Next time you’re pitched on a campaign that promises to keep your phone ringing off the hook, take the time to ask some tough questions about the quality of the leads you can expect. Caveat emptor.
I attended the Borrell local online advertising conference in New York City this week. While there, I heard various speakers from “old media” firms like YellowPages and Yellowbook. It’s no surprise that they were hard at work selling their new media solutions.
In their sessions, many referenced “call volume” and “call length” as measures of their clients’ success with lead generation programs. Here’s the sort of thing I heard:
“If a call lasts more than ten seconds, then it’s a lead!”
“If a call runs more than a minute, it has to be a lead…”
“We use 45 seconds as our measure…”
It sounded like everybody is trying to figure out how long a phone call must be if it’s to be considered a real lead.
While this was going on, I sat back and chuckled. That’s because, for the home improvement industry (as well as most other industries), call length is the least useful metric.
What does matter is the number of qualified calls. That seems obvious, of course, but to many, the distinction is lost.
Shortly after we launched Keyword Connects, we were engaged by a successful Gutter Helmet dealer. As a result of our online campaign, we observed from our tracking an enormous number of in-bound phone calls. We naturally assumed we were generating hundreds of great leads each month for this dealer.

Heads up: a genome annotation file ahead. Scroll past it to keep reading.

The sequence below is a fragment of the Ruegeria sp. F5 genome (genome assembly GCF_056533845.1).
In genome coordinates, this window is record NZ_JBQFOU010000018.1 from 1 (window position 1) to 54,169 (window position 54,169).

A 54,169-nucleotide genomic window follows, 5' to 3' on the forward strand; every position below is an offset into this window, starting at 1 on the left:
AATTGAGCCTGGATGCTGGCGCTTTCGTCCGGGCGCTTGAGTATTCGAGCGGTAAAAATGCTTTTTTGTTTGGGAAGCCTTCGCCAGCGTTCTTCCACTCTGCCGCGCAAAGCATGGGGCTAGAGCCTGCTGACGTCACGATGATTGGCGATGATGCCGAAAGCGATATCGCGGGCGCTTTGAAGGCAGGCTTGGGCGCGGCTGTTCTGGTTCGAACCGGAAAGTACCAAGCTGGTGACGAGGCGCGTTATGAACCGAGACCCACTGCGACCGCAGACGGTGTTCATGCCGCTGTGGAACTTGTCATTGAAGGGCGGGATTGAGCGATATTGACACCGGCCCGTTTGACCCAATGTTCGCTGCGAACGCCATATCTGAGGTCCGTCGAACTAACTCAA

Many of the calls were indeed legitimate prospects. But we took the time to listen to many of the other calls. And what we found surprised us.
65-70% of the phone calls we generated were not opportunity to sell new product. They were:
- customer service calls
- appointment change calls
- job seekers
- media sales people
- friends and relatives of employees
- suppliers looking to reach decision makers
- telemarketers and autodialers
- strange phone calls that defy classification
So while we generated lots of calls, we quickly learned that any marketing campaign generates an enormous number of “junk” calls. We also found that many of these calls required significant time on the phone to resolve. For instance, a good customer service call might take several minutes. An autodialer that goes into a voicemail system may run more than a minute.
A quick glance at the reports would lead you think that these calls represented great sales leads. But now we know better. It’s the quality of the call that matters, and that’s the true test of the value of the media you’re buying.
So next time you’re pitched on a campaign that promises to keep your phone ringing off the hook, take the time to ask some tough questions about the leads you can expect. You might just hear something that will really ring true.